Some organisations and businesses will do well of course; if you are doing delivery, then people are going to increasingly become au fait with ordering from home so that they reduce their contact and therefore reduce their risk of infection. Food businesses and essential businesses will do well. But needless to say, people are concerned about their incomes, so they’re going to spend less money on other things, which means across the whole of the country, businesses will be challenged.

Redundancies

So if you’re in a challenged business, and that business has to cut costs, despite the redundancy processes laid down by law, typically, the people made redundant will be the older workers who are more expensive. They’ve been there for a longer period of time so they have gone up salary increments over years. Of course, businesses can’t discriminate against people on the basis of age, but older workers are often the majority of people included in redundancy schemes.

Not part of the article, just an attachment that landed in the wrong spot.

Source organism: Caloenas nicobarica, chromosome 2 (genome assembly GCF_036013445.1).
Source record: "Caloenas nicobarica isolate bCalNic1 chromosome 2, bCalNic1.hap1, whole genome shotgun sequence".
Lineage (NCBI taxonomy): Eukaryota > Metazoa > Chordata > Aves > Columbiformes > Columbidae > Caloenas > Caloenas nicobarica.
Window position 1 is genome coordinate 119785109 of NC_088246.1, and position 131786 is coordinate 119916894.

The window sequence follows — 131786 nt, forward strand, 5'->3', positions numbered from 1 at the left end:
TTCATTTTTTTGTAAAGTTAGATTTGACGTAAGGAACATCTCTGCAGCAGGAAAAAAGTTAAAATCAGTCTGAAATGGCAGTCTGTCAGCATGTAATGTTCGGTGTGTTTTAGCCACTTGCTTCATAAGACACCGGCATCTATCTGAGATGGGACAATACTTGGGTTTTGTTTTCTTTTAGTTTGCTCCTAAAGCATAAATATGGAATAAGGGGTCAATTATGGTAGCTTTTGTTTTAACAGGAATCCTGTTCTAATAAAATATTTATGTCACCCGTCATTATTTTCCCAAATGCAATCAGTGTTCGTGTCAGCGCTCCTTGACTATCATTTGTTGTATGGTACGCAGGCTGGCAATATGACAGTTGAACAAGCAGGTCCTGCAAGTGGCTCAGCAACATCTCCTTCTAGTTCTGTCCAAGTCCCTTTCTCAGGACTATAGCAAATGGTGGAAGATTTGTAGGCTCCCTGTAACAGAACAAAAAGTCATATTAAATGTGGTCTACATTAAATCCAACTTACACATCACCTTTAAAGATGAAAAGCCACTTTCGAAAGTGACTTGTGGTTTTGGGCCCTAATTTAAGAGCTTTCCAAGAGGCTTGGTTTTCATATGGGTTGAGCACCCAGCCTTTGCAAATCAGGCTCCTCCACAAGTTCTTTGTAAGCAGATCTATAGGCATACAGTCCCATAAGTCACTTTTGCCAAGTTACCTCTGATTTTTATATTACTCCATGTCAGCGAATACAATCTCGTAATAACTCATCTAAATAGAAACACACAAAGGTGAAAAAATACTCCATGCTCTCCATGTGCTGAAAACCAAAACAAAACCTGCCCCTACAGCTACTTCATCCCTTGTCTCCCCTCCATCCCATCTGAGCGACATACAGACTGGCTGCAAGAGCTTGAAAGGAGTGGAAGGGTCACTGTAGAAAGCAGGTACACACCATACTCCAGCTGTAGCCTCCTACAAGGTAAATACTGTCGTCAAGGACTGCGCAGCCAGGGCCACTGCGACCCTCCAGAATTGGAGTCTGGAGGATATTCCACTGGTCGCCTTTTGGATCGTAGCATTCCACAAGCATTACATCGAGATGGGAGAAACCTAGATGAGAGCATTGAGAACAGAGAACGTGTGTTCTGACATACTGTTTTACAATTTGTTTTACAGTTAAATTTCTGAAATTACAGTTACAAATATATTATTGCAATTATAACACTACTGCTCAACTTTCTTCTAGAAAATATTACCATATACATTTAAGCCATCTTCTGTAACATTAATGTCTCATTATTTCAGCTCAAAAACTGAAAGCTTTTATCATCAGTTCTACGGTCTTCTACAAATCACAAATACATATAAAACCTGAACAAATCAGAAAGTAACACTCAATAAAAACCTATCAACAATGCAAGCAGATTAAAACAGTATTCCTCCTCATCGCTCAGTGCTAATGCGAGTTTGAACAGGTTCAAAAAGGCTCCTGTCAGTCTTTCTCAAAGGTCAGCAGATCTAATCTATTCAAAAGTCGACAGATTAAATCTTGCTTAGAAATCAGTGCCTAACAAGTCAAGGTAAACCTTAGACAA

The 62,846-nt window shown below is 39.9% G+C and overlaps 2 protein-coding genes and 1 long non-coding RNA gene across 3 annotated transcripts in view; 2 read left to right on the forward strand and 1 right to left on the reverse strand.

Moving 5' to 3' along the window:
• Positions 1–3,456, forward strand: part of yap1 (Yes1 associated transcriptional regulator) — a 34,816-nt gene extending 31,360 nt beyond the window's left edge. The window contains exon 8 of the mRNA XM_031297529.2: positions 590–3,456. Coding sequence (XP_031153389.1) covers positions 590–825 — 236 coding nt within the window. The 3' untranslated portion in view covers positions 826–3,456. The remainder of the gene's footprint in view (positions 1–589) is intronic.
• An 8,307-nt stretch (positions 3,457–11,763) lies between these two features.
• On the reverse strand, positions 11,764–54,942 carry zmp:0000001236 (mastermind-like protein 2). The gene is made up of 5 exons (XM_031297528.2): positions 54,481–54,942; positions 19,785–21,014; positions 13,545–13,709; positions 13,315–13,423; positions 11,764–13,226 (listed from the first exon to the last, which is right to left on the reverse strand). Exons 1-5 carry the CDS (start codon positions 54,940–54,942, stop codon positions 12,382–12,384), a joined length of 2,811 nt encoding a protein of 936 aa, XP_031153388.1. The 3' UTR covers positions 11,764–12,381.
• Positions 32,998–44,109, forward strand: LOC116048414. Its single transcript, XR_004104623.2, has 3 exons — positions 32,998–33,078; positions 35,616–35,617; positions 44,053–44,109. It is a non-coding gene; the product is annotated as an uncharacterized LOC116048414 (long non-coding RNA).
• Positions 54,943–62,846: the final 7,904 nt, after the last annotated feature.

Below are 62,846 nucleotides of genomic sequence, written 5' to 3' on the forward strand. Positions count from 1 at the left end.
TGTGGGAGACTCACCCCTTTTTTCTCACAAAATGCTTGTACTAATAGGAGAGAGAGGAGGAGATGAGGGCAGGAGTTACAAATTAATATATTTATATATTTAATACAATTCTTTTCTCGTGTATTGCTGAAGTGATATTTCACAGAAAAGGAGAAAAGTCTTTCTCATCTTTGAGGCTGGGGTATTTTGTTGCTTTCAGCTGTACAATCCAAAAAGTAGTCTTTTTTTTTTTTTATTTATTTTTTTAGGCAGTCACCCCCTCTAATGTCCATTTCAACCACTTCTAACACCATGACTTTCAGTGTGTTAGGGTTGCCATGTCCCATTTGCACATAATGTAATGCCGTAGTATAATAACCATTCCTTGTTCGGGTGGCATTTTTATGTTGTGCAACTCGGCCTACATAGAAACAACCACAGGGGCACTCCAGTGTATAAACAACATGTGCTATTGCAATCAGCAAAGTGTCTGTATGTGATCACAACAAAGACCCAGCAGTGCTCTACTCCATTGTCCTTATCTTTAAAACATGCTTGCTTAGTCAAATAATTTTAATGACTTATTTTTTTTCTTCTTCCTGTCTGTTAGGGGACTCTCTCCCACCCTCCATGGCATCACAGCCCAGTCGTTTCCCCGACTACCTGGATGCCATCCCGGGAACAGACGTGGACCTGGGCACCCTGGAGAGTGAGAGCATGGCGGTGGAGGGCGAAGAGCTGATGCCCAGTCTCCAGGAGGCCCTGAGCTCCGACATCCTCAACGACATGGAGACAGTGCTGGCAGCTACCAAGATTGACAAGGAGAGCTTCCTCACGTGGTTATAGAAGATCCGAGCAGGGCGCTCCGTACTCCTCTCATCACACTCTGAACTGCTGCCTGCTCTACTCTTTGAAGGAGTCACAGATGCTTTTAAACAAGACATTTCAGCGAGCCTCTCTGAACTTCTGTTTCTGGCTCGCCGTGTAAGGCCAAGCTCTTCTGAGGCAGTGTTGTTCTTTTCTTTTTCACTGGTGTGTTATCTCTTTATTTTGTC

It is true to say that it is often the older workers that will volunteer for redundancy. But historically have done so thinking that they were in a reasonably well-positioned situation to make a little bit of money on the side, by working part-time or as a consultant in some circumstances, before their pensions come in. The problem that people are going to get now is, actually they won’t want to take voluntary redundancy because they would be concerned that they won’t get other sources of income during this COVID period. Because jobs have dried up.

While the government’s immediate employment response to the crisis has focused on younger workers, I want to highlight the need for urgent action to prevent a long term unemployment crisis among the over50s.